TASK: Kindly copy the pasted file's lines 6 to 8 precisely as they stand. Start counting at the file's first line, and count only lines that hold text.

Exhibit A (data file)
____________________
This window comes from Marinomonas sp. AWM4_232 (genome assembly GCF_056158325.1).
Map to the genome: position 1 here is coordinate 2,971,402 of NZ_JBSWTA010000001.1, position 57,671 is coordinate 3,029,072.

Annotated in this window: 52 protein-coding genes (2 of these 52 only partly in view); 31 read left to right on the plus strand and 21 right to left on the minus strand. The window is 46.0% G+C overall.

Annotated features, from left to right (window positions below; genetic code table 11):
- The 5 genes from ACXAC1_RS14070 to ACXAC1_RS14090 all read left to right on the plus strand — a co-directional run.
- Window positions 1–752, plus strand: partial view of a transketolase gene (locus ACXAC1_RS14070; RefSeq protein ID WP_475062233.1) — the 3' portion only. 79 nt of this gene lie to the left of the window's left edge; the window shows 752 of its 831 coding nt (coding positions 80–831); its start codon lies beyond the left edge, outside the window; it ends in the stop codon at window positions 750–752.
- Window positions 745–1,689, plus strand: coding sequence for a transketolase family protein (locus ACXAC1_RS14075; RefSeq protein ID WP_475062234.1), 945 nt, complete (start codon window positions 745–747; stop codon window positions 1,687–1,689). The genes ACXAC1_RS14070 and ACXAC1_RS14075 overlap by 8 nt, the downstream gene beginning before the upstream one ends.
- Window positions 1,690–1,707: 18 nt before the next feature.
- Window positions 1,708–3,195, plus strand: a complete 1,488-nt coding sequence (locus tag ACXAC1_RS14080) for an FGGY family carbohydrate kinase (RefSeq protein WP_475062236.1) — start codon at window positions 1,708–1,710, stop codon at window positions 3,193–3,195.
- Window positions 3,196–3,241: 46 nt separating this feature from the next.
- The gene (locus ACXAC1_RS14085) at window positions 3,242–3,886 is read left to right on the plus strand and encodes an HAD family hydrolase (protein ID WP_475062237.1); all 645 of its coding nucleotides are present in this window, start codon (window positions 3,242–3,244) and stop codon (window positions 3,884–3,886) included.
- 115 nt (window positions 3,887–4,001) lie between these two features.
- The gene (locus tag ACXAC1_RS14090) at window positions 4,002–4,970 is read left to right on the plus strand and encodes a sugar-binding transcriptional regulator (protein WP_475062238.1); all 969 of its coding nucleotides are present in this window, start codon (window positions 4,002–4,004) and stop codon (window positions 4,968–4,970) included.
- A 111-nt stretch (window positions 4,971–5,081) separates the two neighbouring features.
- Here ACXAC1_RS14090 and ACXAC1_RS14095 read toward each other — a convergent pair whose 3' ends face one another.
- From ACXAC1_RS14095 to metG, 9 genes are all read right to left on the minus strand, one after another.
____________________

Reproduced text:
- Window positions 1–752, plus strand: partial view of a transketolase gene (locus ACXAC1_RS14070; RefSeq protein ID WP_475062233.1) — the 3' portion only. 79 nt of this gene lie to the left of the window's left edge; the window shows 752 of its 831 coding nt (coding positions 80–831); its start codon lies beyond the left edge, outside the window; it ends in the stop codon at window positions 750–752.
- Window positions 745–1,689, plus strand: coding sequence for a transketolase family protein (locus ACXAC1_RS14075; RefSeq protein ID WP_475062234.1), 945 nt, complete (start codon window positions 745–747; stop codon window positions 1,687–1,689). The genes ACXAC1_RS14070 and ACXAC1_RS14075 overlap by 8 nt, the downstream gene beginning before the upstream one ends.
- Window positions 1,690–1,707: 18 nt before the next feature.